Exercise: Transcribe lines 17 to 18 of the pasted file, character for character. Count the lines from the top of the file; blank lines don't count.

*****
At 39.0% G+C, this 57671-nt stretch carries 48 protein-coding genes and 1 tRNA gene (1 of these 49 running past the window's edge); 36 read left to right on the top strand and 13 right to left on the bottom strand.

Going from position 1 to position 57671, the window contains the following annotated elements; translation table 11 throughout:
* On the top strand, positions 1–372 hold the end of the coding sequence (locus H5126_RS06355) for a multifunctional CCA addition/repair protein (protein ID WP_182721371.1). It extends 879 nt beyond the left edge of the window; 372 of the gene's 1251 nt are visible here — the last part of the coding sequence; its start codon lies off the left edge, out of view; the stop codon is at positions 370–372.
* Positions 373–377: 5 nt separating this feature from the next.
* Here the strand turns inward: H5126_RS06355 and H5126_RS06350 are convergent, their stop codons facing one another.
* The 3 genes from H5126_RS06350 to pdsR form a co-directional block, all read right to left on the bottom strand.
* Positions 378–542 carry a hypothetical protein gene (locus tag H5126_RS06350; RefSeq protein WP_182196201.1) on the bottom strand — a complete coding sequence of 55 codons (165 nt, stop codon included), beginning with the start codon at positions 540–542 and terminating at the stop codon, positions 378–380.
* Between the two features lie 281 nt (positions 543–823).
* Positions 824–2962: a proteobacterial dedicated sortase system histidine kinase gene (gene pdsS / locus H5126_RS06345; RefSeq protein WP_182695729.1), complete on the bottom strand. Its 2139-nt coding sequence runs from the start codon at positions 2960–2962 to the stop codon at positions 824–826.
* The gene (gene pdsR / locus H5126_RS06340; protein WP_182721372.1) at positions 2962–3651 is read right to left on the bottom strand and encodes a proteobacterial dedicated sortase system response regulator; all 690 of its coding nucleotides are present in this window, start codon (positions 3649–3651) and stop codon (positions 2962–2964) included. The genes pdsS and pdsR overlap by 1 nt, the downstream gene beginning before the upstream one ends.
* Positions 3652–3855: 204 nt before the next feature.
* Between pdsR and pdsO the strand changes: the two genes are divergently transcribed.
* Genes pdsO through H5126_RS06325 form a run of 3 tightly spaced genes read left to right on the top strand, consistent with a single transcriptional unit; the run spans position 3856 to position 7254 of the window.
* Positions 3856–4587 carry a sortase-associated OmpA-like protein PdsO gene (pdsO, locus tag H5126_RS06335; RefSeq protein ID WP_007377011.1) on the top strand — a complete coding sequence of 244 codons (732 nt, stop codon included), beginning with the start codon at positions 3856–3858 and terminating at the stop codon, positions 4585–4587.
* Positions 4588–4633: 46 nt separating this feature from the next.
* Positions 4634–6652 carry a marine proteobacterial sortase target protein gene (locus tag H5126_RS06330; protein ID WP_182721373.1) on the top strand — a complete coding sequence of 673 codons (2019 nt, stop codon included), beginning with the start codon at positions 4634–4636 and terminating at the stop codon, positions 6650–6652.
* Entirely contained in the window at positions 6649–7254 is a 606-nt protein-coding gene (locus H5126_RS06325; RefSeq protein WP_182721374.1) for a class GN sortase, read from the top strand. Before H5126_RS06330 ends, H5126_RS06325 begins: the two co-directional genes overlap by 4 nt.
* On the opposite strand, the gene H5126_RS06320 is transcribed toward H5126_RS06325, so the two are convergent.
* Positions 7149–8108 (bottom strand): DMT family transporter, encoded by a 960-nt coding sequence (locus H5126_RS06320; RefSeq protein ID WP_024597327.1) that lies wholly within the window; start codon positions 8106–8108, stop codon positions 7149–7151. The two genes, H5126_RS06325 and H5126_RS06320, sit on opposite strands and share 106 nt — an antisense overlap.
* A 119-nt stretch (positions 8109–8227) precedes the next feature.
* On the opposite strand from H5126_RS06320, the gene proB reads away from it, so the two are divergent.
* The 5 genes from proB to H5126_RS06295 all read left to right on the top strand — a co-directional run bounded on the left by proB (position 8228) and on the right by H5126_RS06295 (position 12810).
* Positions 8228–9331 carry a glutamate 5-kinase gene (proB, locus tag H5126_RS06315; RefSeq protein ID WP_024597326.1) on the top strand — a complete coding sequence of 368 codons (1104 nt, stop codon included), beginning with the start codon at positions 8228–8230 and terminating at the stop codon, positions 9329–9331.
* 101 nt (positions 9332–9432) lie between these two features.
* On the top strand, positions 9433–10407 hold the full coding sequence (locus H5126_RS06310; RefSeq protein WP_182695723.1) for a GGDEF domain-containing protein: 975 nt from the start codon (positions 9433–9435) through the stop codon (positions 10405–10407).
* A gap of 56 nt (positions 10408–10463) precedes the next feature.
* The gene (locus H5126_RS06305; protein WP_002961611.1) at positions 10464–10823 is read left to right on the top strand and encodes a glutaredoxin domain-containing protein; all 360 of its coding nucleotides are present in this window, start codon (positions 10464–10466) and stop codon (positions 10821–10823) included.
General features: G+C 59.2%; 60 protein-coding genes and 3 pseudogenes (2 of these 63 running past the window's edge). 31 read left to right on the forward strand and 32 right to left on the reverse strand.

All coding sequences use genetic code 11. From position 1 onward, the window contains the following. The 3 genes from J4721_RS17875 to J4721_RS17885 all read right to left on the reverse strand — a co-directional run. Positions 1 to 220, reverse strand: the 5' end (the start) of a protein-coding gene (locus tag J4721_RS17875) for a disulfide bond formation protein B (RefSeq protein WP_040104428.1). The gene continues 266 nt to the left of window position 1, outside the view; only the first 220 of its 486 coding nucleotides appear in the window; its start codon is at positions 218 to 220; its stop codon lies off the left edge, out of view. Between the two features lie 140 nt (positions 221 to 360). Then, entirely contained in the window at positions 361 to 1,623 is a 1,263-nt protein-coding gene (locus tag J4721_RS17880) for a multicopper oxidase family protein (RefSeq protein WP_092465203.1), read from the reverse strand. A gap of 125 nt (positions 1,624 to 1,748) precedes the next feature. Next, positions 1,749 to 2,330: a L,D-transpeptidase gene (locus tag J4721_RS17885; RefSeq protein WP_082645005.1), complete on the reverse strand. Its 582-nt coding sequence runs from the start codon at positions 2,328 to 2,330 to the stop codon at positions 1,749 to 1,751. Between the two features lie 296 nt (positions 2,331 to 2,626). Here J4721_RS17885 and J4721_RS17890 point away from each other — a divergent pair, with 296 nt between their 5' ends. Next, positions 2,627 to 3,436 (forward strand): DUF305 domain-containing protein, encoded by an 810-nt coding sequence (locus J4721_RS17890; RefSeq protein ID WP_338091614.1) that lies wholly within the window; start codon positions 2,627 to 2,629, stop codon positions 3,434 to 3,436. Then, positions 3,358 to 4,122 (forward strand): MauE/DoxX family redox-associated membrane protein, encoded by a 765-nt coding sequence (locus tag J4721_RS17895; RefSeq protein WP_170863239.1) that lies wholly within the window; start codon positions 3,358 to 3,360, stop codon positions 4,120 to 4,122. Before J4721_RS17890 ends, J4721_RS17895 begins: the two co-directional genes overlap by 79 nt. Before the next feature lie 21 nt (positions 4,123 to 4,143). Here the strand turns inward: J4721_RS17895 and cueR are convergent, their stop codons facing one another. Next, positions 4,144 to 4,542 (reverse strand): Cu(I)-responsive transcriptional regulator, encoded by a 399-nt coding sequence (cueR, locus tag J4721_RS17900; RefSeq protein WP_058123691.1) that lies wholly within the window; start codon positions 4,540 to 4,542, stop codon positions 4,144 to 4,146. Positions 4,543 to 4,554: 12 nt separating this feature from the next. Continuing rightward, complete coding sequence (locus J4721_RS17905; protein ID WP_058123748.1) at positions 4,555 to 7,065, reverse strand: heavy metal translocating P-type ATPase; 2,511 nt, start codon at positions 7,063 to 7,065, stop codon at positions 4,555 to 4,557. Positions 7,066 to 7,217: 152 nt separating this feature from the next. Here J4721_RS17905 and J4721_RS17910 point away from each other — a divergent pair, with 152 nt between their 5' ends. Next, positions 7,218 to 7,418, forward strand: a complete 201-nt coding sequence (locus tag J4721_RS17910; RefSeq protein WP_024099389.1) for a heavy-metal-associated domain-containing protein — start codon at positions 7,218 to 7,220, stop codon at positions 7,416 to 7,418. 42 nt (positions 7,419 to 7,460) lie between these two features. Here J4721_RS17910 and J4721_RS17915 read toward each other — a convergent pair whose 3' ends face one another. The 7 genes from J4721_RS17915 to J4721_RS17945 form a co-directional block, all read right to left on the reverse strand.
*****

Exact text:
* Entirely contained in the window at positions 6649–7254 is a 606-nt protein-coding gene (locus H5126_RS06325; RefSeq protein WP_182721374.1) for a class GN sortase, read from the top strand. Before H5126_RS06330 ends, H5126_RS06325 begins: the two co-directional genes overlap by 4 nt.
* On the opposite strand, the gene H5126_RS06320 is transcribed toward H5126_RS06325, so the two are convergent.